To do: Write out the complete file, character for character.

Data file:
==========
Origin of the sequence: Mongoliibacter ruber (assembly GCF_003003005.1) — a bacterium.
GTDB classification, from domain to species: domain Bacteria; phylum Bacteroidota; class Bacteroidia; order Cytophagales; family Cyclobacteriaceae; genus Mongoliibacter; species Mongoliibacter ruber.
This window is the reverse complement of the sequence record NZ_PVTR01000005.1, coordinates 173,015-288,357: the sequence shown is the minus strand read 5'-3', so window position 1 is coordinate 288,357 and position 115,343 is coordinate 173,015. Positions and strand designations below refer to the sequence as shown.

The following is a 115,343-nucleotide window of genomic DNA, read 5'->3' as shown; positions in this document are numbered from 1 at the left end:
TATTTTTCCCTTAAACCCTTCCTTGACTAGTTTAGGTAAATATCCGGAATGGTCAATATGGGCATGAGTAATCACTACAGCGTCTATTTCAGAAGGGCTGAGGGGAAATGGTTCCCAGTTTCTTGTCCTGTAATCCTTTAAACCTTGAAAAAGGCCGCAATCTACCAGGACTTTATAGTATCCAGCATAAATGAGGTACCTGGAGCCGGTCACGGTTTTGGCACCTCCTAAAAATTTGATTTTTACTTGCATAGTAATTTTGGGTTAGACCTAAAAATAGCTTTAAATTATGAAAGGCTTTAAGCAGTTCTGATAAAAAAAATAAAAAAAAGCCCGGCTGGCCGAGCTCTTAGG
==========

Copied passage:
Origin of the sequence: Mongoliibacter ruber (assembly GCF_003003005.1) — a bacterium.
GTDB classification, from domain to species: domain Bacteria; phylum Bacteroidota; class Bacteroidia; order Cytophagales; family Cyclobacteriaceae; genus Mongoliibacter; species Mongoliibacter ruber.
This window is the reverse complement of the sequence record NZ_PVTR01000005.1, coordinates 173,015-288,357: the sequence shown is the minus strand read 5'-3', so window position 1 is coordinate 288,357 and position 115,343 is coordinate 173,015. Positions and strand designations below refer to the sequence as shown.

The following is a 115,343-nucleotide window of genomic DNA, read 5'->3' as shown; positions in this document are numbered from 1 at the left end:
TATTTTTCCCTTAAACCCTTCCTTGACTAGTTTAGGTAAATATCCGGAATGGTCAATATGGGCATGAGTAATCACTACAGCGTCTATTTCAGAAGGGCTGAGGGGAAATGGTTCCCAGTTTCTTGTCCTGTAATCCTTTAAACCTTGAAAAAGGCCGCAATCTACCAGGACTTTATAGTATCCAGCATAAATGAGGTACCTGGAGCCGGTCACGGTTTTGGCACCTCCTAAAAATTTGATTTTTACTTGCATAGTAATTTTGGGTTAGACCTAAAAATAGCTTTAAATTATGAAAGGCTTTAAGCAGTTCTGATAAAAAAAATAAAAAAAAGCCCGGCTGGCCGAGCTCTTAGG